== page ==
Who could lift the NFL’s Vince Lombardi at next year’s Super Bowl?

Doug Pederson and Nick Foles’ side have gone from the hunters to the hunted after their success last year in the Super Bowl. (AFP)
Updated 06 September 2018
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Who could lift the NFL’s Vince Lombardi at next year’s Super Bowl?

LONDON: The biggest American sporting show kicks off on Thursday, and this year’s NFL season has a lot to live up to after 2017’s remarkable turn of events. Reigning Super Bowl champions Philadelphia Eagles start us off on Thursday against the Atlanta Falcons, and all this week Arab News has previewed the teams most likely to lift the Vince Lombardi trophy next February…


New England Patriots — Everyone’s favorites before almost every season, 2018 will be the same. One of the best rosters in the history of sport for a decade, the Patriots will be a force to be reckoned with once again. Bill Bellichik and Tom Brady might not have much left in the tank, but they will want to cement their positions as the best ever with yet another Super Bowl ring.

Philadelphia Eagles — You can never count out defending champions from holding on to their title in any sport, and the Eagles are no different. C, but this settled side could well become the first NFC team to win back-to-back titles in 25 years.

Los Angeles Rams — A lot might change from opening day to the “Big One”, one team has been on a lot of people’s lips — the Los Angeles Rams. As defending NFC West Division champs, coming off an 11–5 record, they have added quality to their roster in the offseason. They will certainly go close.

Pittsburgh Steelers — Perennial favorites to win the ultimate prize, Pennsylvania’s other team have lived in the shadows of the upstart Eagles for a few years now. But last year, the Steelers went 13-3 for the season, and even though it ended in disappointment, the underlying factors that contributed to them winning so many games are still very much in place. Dark horses.

Minnesota Vikings — While they were demolished by eventual champions Philadelphia, the Vikings showed themselves to be worthy challengers for the big prize. And thanks to the incredible work by their general manager and the rest of the franchises’ front office, the Vikings are perfectly primed to chase a first ever Vince Lombardi trophy once again in 2018.

New Orleans Saints — Most people’s “second team” after their fairytale win in 2009 in the aftermath of Hurricane Katrina, the Saints will always be a threat with Sean Payton in charge and Hall-of-Famer Drew Brees shepherding the offense. The head says whether they make it all the way will depend on how tight their defense stays throughout the year, but the heart says this storied franchise can go all the way.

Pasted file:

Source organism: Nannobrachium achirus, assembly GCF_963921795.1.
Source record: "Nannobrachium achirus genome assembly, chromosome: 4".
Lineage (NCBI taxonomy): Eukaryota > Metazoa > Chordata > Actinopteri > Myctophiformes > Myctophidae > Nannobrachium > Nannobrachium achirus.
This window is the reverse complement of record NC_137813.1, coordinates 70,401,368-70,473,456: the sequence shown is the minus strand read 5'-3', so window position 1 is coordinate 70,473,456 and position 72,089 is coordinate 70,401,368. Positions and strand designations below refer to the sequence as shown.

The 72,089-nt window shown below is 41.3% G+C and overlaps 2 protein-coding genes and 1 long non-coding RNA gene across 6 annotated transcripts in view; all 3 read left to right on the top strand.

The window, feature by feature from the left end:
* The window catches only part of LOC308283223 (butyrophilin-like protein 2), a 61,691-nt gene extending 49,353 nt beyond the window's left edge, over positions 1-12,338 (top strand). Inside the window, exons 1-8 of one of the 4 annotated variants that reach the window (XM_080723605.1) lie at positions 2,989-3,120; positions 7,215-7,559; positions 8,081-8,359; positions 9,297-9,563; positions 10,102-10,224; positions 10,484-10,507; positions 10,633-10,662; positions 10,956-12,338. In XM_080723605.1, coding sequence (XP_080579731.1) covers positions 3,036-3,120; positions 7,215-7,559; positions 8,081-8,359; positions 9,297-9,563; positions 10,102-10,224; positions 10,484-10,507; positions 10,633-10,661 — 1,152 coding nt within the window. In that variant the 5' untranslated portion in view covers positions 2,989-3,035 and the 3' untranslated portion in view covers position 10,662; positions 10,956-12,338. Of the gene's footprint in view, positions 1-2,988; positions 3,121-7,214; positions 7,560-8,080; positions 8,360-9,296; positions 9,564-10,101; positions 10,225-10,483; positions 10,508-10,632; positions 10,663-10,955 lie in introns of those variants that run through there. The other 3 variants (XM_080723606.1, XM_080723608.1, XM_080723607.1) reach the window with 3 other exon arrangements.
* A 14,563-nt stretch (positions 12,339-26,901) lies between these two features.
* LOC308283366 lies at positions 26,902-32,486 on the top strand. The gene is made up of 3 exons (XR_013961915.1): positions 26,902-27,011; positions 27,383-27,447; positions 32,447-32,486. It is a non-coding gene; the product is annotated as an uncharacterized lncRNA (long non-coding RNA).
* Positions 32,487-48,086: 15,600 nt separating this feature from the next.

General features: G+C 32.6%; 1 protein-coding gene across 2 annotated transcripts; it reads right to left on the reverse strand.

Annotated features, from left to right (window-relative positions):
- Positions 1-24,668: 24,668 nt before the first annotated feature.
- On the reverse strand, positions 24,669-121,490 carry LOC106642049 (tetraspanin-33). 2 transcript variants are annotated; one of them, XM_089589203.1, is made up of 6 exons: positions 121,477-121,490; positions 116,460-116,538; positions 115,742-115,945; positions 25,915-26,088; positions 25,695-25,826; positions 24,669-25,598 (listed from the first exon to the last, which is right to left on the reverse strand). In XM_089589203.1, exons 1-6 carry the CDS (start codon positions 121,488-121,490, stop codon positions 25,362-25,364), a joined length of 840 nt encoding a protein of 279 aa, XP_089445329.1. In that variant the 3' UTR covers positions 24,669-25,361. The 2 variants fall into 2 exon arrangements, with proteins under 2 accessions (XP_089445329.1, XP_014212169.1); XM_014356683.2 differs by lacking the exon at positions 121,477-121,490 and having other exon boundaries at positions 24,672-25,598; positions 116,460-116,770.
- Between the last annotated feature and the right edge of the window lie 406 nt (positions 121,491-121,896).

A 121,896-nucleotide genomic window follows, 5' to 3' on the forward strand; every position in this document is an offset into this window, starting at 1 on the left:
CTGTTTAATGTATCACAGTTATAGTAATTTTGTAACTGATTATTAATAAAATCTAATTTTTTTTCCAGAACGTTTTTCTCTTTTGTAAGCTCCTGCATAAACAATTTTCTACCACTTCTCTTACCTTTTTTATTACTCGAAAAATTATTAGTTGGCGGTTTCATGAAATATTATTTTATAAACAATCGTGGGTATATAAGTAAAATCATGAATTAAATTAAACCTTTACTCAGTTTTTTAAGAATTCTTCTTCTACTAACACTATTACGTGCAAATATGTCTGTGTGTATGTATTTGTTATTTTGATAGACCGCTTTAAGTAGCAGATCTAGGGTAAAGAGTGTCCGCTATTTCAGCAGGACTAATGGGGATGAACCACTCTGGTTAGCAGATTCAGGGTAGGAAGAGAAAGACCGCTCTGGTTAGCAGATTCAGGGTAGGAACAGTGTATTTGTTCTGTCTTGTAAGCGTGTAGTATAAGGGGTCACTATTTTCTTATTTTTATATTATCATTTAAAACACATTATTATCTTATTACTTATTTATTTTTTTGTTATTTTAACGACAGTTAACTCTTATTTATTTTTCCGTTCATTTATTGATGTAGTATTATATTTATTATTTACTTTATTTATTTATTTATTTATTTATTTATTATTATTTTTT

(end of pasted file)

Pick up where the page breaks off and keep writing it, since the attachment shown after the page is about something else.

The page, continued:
Green Bay Packers — Always a force to be reckoned with, the Packers can put their horrific 2017 season behind them. The Wisconsin outfit were boosted in pre-season with the news that legendary quarterback Aaron Rodgers signed a contract extension, which will reportedly make him the highest-paid player in NFL history. Keeping him fit will be key to their chances.

Atlanta Falcons — They were desperately unlucky not to win a maiden Super Bowl championship in 2016, when they missed out to the New England Patriots. Keeping a roster fit is key to making a run at the “Big Game”, and the Falcons have done that well in recent years. If they manage it again this year and Matt Ryan fires on all cylinders, they have an outside chance.

Jacksonville Jaguars — It seems bizarre to be even saying the Jags have a shot at the Super Bowl, considering where they were just a few years ago. But after almost going all the way last year, the Jags’ defense will be the key again. If they can remove the errors on big plays in crunch games, this “possible relocation” team could go out on the biggest of bangs.


Jaka Ihbeisheh’s heartwarming journey from Slovenia to Palestine — via football

Updated 17 November 2018
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Jaka Ihbeisheh’s heartwarming journey from Slovenia to Palestine — via football

LONDON: Jaka Ihbeisheh’s eyes glisten as he recalls the moment his father first watched him play for Palestine. While the midfielder’s path to the national team may have been unconventional, those feelings of pride on his debut were wholly natural. From western Yugoslavia to the West Bank, Ihbeisheh’s journey was fueled by a desire to rediscover his roots.
Ihbeisheh was born in Ljubljana in 1986 to a Slovenian mother and a Palestinian father, who met while the latter was studying medicine in Croatia. His parents separated when he was seven years old, however, and his father moved back to Palestine.
It would be 18 years before he saw his father again.
An early love of football developed into a career for Ihbeisheh, who played for a number of Slovenian clubs. But while he lived out his childhood dream professionally, in his personal life there remained a nagging question about the whereabouts of his father.


In 2013, Ihbeisheh finally decided to try to reach out to the man from whom he had been estranged for three quarters of his life.